ABSTRACT: The RIFLE (risk, injury, failure, loss, and end-stage renal disease) classification system was developed to standardize the definition of acute kidney injury (AKI) in adults. We hypothesized that AKI was associated with increased mortality and morbidity. Acute kidney injury was defined as a decrease in the amount of estimated creatinine clearance based on pediatric-modified RIFLE (pRIFLE) criteria. Using propensity score analysis, 325 patients who had AKI were matched to 325 patients who did not have AKI from a database of 1,510 consecutive pediatric patients who underwent cardiac surgery between January 2004 and December 2008 at a single center. The association between AKI and outcome was analyzed after propensity score matching of perioperative variables. Four hundred eighty-one patients (31.9%) had AKI according to the RIFLE categories. Of those 1,510, 173 (11.5%) reached pRIFLE criteria for risk; 26 (1.7%) reached the criteria for injury; and 282 (18.7%) reached the criteria for failure. Fifty-five patients (3.6%) died. The 2 matched groups were well balanced in terms of measured perioperative variables. Mortality rate was 5.2% in the AKI and 2.5% in the matched control group (p=0.09). Occurrence of low cardiac output syndrome (p=0.002), need for dialysis (p<0.001), and infection (p=0.03) were significantly higher, and duration of mechanical ventilation (p<0.001) and length of intensive care unit stay (p<0.001) were significantly longer compared with the matched control group. Acute kidney injury was independently associated with an increased occurrence of postoperative complications but not with mortality after pediatric cardiac surgery.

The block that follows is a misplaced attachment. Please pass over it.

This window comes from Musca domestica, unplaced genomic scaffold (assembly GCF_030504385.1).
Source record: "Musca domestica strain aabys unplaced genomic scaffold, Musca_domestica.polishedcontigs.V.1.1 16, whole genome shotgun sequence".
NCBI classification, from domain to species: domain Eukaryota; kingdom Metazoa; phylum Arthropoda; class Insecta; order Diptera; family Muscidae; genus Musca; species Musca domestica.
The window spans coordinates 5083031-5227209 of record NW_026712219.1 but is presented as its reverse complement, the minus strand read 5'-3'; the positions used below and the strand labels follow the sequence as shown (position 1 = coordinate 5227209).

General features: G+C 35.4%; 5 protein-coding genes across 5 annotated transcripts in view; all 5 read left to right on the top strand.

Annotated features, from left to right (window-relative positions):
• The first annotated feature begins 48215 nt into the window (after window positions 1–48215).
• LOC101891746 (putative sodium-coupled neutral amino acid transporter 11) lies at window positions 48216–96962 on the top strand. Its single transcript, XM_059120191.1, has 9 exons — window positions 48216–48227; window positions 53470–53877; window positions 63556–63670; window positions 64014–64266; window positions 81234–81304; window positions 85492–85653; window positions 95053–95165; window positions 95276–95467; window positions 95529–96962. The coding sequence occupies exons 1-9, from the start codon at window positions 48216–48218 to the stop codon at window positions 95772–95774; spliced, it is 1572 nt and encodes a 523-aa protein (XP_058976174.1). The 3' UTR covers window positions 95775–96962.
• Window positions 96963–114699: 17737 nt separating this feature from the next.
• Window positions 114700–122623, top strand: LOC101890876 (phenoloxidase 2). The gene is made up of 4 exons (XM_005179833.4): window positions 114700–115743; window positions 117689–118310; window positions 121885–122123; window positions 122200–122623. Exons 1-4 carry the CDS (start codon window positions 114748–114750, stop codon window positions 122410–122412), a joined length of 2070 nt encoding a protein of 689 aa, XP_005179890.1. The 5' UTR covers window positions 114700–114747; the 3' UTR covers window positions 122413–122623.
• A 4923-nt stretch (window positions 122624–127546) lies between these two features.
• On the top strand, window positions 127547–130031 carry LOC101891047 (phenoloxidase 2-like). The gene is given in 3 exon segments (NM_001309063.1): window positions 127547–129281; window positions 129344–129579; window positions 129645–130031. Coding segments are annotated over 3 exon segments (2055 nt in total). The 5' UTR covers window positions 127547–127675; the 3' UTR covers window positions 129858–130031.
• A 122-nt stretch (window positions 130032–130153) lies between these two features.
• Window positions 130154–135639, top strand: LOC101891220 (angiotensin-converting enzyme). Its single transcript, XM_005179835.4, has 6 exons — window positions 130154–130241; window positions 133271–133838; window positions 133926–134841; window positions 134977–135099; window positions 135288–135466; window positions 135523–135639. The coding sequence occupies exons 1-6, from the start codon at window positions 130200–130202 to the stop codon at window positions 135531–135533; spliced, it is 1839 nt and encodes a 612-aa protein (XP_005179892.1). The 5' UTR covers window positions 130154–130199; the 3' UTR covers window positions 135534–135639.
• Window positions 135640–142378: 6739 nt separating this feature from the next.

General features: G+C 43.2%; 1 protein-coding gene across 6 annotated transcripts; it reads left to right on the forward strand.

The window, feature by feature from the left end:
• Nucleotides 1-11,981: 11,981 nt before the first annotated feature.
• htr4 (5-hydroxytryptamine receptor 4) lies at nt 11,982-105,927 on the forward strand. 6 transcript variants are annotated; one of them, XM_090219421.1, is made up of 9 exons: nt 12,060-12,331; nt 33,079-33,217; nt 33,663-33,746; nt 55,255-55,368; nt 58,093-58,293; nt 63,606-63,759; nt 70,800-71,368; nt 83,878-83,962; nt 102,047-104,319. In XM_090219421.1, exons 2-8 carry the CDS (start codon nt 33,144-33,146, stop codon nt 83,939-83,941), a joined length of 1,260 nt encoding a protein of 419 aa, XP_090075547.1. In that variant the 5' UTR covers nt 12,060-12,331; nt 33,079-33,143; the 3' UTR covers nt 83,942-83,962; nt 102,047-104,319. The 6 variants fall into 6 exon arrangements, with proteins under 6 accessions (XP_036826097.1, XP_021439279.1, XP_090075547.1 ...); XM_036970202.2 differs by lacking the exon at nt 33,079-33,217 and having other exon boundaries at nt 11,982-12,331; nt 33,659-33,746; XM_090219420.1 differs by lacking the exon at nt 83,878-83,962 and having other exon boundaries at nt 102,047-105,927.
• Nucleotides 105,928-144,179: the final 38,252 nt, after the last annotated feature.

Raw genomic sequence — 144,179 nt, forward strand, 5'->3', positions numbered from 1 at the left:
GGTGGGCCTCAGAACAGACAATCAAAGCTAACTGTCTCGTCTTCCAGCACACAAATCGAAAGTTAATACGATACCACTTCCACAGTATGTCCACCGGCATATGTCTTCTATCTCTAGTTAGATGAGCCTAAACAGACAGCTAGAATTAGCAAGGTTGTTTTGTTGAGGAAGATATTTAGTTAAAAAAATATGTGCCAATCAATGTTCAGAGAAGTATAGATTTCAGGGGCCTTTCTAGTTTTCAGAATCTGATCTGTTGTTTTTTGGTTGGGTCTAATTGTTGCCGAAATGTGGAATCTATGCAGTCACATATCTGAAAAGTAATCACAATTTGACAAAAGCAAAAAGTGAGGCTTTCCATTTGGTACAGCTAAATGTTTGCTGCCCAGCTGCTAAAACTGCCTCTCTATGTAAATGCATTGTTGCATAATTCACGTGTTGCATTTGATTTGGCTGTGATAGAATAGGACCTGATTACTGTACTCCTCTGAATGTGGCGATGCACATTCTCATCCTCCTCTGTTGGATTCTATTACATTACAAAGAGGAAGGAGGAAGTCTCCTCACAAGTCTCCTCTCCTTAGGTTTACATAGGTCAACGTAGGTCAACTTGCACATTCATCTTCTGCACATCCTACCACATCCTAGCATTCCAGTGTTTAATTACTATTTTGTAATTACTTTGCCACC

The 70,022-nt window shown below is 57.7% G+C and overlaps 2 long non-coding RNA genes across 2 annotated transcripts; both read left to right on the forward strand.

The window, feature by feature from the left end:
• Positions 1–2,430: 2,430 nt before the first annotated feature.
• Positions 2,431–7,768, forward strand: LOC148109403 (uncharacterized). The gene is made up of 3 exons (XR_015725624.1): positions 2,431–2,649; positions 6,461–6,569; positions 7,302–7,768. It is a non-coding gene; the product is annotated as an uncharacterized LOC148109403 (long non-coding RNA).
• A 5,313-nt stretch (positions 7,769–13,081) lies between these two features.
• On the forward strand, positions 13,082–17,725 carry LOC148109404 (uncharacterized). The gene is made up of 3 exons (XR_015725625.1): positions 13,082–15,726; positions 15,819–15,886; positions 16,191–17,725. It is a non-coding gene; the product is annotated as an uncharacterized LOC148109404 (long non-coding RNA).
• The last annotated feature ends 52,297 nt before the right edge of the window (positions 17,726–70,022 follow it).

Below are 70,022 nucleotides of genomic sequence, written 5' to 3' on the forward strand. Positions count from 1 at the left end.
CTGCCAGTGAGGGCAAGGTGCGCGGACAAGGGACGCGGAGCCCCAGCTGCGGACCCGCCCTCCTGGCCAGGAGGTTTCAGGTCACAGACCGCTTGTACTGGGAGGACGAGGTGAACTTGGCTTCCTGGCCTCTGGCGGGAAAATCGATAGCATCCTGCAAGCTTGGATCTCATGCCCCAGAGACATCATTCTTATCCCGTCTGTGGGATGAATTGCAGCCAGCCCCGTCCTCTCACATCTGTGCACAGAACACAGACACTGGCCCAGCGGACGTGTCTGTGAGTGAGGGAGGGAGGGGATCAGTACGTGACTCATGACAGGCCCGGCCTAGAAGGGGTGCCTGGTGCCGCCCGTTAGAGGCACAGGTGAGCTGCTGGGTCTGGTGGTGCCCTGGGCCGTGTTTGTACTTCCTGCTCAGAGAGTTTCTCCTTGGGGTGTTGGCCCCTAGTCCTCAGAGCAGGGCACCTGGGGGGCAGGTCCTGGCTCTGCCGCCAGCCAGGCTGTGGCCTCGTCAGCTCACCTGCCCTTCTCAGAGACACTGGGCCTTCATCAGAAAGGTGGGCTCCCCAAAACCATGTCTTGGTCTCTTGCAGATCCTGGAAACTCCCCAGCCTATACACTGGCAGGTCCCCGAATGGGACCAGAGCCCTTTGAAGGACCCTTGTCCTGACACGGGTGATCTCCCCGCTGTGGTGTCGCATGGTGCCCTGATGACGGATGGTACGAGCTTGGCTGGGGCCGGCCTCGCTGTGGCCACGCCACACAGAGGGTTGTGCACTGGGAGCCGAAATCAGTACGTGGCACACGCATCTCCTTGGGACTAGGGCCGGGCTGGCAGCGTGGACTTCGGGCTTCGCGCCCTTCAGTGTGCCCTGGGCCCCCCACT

The Annals of thoracic surgery 01/2012; 93(6):1984-90. DOI:10.1016/j.athoracsur.2011.10.046 · 3.85 Impact Factor
  • Source
    [Show abstract] [Hide abstract]
    ABSTRACT: Empiric dosing of gentamicin has not been evaluated in critically ill neonates with unrepaired congenital heart disease (CHD). Many factors may alter gentamicin pharmacokinetics in this patient population and there are few data describing gentamicin dosing regimens in this patient population. To determine whether an empiric gentamicin dosing regimen for neonates achieves acceptable serum trough concentrations in neonatal patients with unrepaired CHD receiving alprostadil. Term neonates with unrepaired CHD who received gentamicin for empiric treatment of sepsis were identified over a 3-year period. Patients were included if they received gentamicin 4 mg/kg/dose every 24 hours, were receiving alprostadil for maintenance of a patent ductus arteriosus, and had at least one gentamicin serum trough concentration determined. Patients were evaluated to determine whether they achieved a serum trough concentration of <1 mg/L, and differences in patient characteristics were noted for those who achieved an appropriate trough concentration and those who did not. Twenty-eight patients met study criteria, and 22% of patients had a trough gentamicin concentration of <1 mg/L at a mean (SD) time of 23.6 (0.3) hours after a dose. Few statistically significant differences in patient characteristics were noted for those who achieved an appropriate serum trough concentration and those who did not, and included Apgar scores at 1 minute and later day of life at admission. Current empiric gentamicin dosing regimens may not be appropriate for critically ill neonates with unrepaired CHD. Routine serum concentration monitoring may be warranted in this population.
    Annals of Pharmacotherapy 08/2012; 46(9):1193-7. DOI:10.1345/aph.1Q792 · 2.06 Impact Factor
Show more